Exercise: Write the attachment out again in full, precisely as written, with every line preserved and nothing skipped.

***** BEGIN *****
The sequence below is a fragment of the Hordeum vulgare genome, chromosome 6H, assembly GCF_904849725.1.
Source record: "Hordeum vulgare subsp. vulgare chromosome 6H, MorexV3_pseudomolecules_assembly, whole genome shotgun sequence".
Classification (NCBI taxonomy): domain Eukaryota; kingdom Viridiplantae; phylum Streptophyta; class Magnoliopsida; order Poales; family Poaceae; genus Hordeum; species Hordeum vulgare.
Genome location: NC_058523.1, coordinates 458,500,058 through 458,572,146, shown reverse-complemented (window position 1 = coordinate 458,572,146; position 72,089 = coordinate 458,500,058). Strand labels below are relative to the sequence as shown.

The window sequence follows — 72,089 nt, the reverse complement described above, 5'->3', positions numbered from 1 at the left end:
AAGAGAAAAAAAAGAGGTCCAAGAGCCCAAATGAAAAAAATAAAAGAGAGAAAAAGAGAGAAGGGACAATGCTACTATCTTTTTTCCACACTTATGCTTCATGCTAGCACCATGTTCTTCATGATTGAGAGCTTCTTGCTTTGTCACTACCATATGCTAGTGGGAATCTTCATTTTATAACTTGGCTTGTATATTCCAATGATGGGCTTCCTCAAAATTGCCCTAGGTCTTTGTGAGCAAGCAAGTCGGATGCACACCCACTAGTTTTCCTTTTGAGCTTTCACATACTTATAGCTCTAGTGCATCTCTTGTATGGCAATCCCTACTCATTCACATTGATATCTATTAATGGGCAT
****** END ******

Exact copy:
The sequence below is a fragment of the Hordeum vulgare genome, chromosome 6H, assembly GCF_904849725.1.
Source record: "Hordeum vulgare subsp. vulgare chromosome 6H, MorexV3_pseudomolecules_assembly, whole genome shotgun sequence".
Classification (NCBI taxonomy): domain Eukaryota; kingdom Viridiplantae; phylum Streptophyta; class Magnoliopsida; order Poales; family Poaceae; genus Hordeum; species Hordeum vulgare.
Genome location: NC_058523.1, coordinates 458,500,058 through 458,572,146, shown reverse-complemented (window position 1 = coordinate 458,572,146; position 72,089 = coordinate 458,500,058). Strand labels below are relative to the sequence as shown.

The window sequence follows — 72,089 nt, the reverse complement described above, 5'->3', positions numbered from 1 at the left end:
AAGAGAAAAAAAAGAGGTCCAAGAGCCCAAATGAAAAAAATAAAAGAGAGAAAAAGAGAGAAGGGACAATGCTACTATCTTTTTTCCACACTTATGCTTCATGCTAGCACCATGTTCTTCATGATTGAGAGCTTCTTGCTTTGTCACTACCATATGCTAGTGGGAATCTTCATTTTATAACTTGGCTTGTATATTCCAATGATGGGCTTCCTCAAAATTGCCCTAGGTCTTTGTGAGCAAGCAAGTCGGATGCACACCCACTAGTTTTCCTTTTGAGCTTTCACATACTTATAGCTCTAGTGCATCTCTTGTATGGCAATCCCTACTCATTCACATTGATATCTATTAATGGGCAT